Colloquium - Comert Kural (The Ohio State University) - Mechanobiology of a Cellular Uptake Pathway in Developing Tissues

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Comert Kural
March 22, 2016
4:00PM - 5:00PM
Location
1080 Physics Research Building - Smith Seminar Room - Smith Seminar Room - reception at 3:45pm in the Atrium

Date Range
Add to Calendar 2016-03-22 16:00:00 2016-03-22 17:00:00 Colloquium - Comert Kural (The Ohio State University) - Mechanobiology of a Cellular Uptake Pathway in Developing Tissues

Clathrin-mediated endocytosis is the best characterized and most extensively studied mechanism by which cells internalize molecules from their environment. The interplay between mechanical forces and dynamics of the molecular assemblies performing the internalization has important roles during development of complex multicellular organisms. Due to technical limitations, however, effects of mechanical cues generated during development of organisms on formation and dissolution of internalization agents are not characterized. In the first part of my talk, I will focus on the strategies we developed for determining the variations in clathrin dynamics within tissues of a developing fly embryo. In the second part, I will highlight our work on characterizing the tension-based regulation of internalization dynamics and our long term aims for utilizing this information as non-invasive membrane tension sensors applicable to tissues.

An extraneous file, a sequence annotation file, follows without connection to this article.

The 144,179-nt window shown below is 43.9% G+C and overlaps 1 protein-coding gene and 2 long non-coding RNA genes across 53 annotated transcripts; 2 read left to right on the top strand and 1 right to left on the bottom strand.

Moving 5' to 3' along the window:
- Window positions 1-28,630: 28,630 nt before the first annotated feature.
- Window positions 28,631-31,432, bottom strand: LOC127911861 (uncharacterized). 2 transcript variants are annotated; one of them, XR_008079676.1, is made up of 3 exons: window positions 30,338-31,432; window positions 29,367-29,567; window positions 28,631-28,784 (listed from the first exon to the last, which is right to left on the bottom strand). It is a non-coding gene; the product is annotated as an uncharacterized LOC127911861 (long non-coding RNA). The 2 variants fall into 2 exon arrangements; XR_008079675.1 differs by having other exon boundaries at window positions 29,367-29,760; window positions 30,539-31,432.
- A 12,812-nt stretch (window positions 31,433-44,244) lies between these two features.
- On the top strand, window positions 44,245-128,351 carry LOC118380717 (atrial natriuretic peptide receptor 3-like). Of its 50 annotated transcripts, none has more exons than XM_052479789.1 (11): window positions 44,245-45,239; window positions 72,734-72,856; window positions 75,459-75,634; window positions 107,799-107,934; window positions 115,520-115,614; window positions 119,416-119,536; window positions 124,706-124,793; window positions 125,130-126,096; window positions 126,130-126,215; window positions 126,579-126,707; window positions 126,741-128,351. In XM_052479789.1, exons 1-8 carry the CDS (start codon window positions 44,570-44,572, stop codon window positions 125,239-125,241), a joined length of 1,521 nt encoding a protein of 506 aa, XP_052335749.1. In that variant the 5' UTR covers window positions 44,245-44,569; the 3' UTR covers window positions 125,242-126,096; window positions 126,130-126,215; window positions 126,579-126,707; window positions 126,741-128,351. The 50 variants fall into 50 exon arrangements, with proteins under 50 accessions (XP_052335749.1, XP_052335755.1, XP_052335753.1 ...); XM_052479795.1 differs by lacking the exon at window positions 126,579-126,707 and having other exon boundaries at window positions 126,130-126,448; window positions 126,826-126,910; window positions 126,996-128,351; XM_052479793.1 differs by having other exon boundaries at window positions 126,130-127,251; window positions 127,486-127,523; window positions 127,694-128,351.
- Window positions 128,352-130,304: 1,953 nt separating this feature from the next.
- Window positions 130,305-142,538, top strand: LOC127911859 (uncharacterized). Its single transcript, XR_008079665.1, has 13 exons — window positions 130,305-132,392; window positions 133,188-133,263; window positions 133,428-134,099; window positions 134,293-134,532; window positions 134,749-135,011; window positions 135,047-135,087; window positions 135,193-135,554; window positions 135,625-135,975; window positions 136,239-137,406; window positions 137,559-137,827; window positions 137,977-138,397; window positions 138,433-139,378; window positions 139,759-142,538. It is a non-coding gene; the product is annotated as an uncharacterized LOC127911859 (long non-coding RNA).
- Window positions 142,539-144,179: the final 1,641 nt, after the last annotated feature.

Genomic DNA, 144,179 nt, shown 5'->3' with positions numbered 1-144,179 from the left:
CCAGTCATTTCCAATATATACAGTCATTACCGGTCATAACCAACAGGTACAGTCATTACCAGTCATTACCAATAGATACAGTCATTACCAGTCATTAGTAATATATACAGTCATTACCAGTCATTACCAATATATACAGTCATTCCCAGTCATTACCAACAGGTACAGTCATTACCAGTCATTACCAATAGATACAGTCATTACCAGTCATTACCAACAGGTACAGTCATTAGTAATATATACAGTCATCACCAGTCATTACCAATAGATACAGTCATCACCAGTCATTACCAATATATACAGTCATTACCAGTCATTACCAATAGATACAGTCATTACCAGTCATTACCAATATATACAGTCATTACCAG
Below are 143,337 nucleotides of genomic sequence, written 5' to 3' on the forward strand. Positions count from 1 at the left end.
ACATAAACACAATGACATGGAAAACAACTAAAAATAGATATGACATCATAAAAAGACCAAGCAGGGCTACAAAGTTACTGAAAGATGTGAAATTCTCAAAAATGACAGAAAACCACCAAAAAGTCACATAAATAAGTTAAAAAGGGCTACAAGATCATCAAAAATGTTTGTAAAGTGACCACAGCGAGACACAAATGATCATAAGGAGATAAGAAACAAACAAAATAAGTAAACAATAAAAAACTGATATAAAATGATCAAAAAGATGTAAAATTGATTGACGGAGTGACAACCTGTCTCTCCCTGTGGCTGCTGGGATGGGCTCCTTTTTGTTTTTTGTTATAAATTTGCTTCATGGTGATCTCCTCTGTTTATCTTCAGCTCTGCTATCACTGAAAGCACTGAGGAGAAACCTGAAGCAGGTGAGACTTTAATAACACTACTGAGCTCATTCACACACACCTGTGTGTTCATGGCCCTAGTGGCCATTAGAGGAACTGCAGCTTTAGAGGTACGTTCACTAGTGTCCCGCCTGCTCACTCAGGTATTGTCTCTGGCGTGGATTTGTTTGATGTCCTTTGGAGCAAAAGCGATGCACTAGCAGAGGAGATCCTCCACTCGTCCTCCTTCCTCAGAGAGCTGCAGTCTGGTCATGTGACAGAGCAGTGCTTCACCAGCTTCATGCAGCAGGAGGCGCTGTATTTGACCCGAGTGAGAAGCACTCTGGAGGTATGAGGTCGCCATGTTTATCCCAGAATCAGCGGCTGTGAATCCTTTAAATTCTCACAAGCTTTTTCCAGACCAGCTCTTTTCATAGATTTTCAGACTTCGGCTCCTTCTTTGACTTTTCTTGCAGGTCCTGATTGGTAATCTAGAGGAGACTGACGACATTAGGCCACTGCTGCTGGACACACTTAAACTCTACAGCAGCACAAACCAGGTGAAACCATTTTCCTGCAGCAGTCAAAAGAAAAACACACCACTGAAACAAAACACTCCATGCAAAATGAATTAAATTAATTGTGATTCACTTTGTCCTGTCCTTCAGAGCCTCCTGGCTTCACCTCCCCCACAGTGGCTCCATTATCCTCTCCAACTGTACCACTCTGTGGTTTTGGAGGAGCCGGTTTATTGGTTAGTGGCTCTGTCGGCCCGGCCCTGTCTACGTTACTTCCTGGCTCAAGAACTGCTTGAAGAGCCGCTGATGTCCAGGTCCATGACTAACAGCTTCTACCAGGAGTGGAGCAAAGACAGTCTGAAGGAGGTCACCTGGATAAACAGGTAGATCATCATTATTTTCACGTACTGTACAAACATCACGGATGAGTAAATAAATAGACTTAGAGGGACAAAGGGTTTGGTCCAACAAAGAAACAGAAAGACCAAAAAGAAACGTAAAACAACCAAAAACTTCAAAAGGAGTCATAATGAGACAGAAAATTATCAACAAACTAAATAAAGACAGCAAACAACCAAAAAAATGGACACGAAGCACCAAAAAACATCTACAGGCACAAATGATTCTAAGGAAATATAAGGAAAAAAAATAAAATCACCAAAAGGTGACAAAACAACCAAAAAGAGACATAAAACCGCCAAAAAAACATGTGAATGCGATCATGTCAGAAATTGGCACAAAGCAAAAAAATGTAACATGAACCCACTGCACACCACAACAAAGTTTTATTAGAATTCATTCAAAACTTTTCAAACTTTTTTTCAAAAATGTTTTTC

1080 Physics Research Building - Smith Seminar Room - Smith Seminar Room - reception at 3:45pm in the Atrium Department of Physics physics@osu.edu America/New_York public
Description

Clathrin-mediated endocytosis is the best characterized and most extensively studied mechanism by which cells internalize molecules from their environment. The interplay between mechanical forces and dynamics of the molecular assemblies performing the internalization has important roles during development of complex multicellular organisms. Due to technical limitations, however, effects of mechanical cues generated during development of organisms on formation and dissolution of internalization agents are not characterized. In the first part of my talk, I will focus on the strategies we developed for determining the variations in clathrin dynamics within tissues of a developing fly embryo. In the second part, I will highlight our work on characterizing the tension-based regulation of internalization dynamics and our long term aims for utilizing this information as non-invasive membrane tension sensors applicable to tissues.